Wednesday, May 27, 2009

Law of supply & ROI expectations

Today, my doubts regarding the collective wisdom of the economists concern the law of supply. In particular, I have my doubts about its monotonicity, as it has been presented to us. (Technically, I have my doubts that price P even can be a proper mathematical function of quantity Q at all, due to the vertical line test, though I think Q might always be a function of P.) This may well be just a case of simplification for a basic macroeconomics class, but it seems worth looking at anyway.

In particular today, I'm considering the possible effects of ROI expectations and attempts at achieving monopolistic dominance on the supply curve. Again, we return to Wikipedia for the basic definition (and assume you know basic law of supply and monopoly):

In finance, rate of return (ROR), also known as return on investment (ROI), rate of profit or sometimes just return, is the ratio of money gained or lost (realized or unrealized) on an investment relative to the amount of money invested. The amount of money gained or lost may be referred to as interest, profit/loss, gain/loss, or net income/loss. The money invested may be referred to as the asset, capital, principal, or the cost basis of the investment. ROI is usually expressed as a percentage rather than a fraction.

The initial value of an investment, Vi, does not always have a clearly defined monetary value, but for purposes of measuring ROI, the initial value must be clearly stated along with the rationale for this initial value. The final value of an investment, Vf, also does not always have a clearly defined monetary value, but for purposes of measuring ROI, the final value must be clearly stated along with the rationale for this final value.

This is a typical example of a supply curve. One of the key features, as presented to us, is that as quantity supplied increases, the price increases, and vice versa. Now, we were taught about certain ceteris paribus conditions (meaning, all else being equal) which must be kept constant for the law of supply to hold. But these ROI expectations and monopoly attempts don't seem to fall into any of these categories that we were taught. (Of course, the simplest approach to "fixing" the law might be to add these to the exceptions, rather than considering them separate.)

It seems to me that in modern markets, where a certain rate of return is often expected, this might provide an incentive to flip the supply curve, breaking the traditional law of supply. Follow along in this example graph which roughly represents what I have in mind:

As I see it, if for example a newspaper publisher is strongly expected to produce a 20% annual rate of return by and for the owners (a fairly ridiculous expectation on its face, but one that seems not uncommon of late, which may well be part of the problems resulting in major newspapers closing), but doesn't have much incentive to produce a better rate of return than that, he may be willing to increase the price of newspapers despite and because of dropping numbers of subscribers, so that the gross revenue (price per copy Pcover (the blue marks here) times number of copies Q), plus significant advertising revenue, which complicates things; let's ignore ad revenue for simplicity) minus costs (cost per copy Pproduction (the orange marks) times number of copies; I'm guessing that newspapers have significant fixed costs, in reporting, editing, and marketing, hence producing many copies costs significantly less per copy) in hopes that subscribers will stay subscribed out of inertia, who might not have subscribed initially at the new price. Note that the gross revenue minus costs can also be expressed as the number of copies times the difference between the cover price and the cost per copy (Q*(Pcover-Pproduction)). Geometrically, this is equal to the area of the rectangle bounded by the Y-axis on the left (keep in mind that this graph only goes as low as 25, and the Y-axis is at zero), the quantity produced on the right, the cover price on top, and the production cost on the bottom.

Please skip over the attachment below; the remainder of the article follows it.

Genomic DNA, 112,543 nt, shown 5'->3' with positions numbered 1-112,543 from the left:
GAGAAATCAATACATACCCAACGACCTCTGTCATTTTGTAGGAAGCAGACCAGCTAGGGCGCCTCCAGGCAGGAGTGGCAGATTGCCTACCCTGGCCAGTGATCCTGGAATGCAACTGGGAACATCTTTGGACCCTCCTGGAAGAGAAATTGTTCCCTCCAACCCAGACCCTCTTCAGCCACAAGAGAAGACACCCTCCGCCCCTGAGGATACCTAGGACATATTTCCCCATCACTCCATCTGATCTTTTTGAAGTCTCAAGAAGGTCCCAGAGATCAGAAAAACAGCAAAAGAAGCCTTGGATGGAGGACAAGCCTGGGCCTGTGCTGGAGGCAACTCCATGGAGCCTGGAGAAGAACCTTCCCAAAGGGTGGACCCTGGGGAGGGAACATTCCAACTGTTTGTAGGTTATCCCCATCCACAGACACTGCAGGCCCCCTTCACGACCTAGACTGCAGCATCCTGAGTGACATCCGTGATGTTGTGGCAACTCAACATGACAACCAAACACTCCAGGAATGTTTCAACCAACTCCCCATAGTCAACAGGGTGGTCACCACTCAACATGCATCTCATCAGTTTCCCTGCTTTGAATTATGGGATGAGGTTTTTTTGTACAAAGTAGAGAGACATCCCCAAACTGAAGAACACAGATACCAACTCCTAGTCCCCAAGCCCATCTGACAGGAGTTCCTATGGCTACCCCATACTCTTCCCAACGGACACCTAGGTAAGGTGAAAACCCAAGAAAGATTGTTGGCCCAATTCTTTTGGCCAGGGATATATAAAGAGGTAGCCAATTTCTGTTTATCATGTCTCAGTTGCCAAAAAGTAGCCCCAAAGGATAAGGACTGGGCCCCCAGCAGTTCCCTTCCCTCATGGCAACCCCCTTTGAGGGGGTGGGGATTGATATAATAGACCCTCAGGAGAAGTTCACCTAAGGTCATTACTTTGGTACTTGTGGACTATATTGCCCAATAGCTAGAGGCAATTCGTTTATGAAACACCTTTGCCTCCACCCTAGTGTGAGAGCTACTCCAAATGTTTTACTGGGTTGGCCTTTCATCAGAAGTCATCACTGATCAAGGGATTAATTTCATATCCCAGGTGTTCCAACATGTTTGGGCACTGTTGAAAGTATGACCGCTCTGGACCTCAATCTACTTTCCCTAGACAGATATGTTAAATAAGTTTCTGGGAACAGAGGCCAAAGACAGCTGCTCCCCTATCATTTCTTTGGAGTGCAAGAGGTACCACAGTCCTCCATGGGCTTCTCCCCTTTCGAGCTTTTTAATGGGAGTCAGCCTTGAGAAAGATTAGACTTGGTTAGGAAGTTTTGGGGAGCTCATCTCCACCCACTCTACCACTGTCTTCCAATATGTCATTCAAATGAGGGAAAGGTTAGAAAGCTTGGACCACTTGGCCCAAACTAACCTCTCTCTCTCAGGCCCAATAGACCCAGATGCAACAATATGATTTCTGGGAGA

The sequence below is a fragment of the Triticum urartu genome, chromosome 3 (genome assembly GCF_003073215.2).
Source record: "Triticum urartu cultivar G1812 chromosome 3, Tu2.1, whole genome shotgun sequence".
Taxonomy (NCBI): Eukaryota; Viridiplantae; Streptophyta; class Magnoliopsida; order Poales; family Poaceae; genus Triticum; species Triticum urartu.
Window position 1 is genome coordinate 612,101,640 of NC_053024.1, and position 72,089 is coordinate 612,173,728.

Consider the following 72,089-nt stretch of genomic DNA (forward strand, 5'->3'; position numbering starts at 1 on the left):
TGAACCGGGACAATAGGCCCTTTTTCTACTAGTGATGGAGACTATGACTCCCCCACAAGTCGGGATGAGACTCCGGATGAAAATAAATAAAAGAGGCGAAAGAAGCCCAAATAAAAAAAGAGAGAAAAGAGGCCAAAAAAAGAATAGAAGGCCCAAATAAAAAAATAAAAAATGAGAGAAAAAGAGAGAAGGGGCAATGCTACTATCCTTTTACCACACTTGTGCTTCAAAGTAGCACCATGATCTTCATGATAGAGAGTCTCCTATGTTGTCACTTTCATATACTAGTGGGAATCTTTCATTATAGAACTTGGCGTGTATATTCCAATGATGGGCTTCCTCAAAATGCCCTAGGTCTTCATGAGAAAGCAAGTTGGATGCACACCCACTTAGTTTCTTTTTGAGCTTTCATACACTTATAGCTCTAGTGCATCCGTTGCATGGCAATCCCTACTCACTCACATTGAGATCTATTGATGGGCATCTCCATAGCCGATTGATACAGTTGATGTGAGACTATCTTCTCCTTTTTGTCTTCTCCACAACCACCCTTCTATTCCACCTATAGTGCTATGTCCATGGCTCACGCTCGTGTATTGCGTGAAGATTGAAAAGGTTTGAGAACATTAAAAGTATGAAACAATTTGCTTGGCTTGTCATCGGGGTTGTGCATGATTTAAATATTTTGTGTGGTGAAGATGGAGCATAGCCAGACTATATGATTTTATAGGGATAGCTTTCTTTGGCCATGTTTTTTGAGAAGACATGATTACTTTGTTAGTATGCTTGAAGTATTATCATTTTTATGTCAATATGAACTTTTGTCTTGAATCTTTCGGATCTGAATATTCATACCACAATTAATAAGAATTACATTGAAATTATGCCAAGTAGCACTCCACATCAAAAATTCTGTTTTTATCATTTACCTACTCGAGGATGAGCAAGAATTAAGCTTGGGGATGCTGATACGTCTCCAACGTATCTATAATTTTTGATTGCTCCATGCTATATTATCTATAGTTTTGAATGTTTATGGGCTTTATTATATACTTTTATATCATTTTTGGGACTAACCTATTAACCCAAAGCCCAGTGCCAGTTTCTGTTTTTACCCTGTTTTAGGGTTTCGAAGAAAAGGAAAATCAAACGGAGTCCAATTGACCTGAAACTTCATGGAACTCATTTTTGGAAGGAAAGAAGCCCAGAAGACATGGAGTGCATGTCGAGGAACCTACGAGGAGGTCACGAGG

It's fairly simple, then, to create several different curves, such that this rectangle has a particular area, i.e. a certain return for the investors. And I could easily imagine a publisher trying to increase the price fully expecting a drop in subscribers, hoping to make it up in increased profit per copy, especially in the short term before subscriptions are canceled or not renewed.

That's quite a bit for now, so I'm going to go ahead and post the ROI discussion right now. I'll get to the monopolistic exception later tonight, or possibly tomorrow.

In other news, from discussion of price controls today, it seems that my teacher is fairly firmly in the free-markets-always-good, market-regulation-EVIL!!1! camp. *sigh* I'll try to muddle through regardless.

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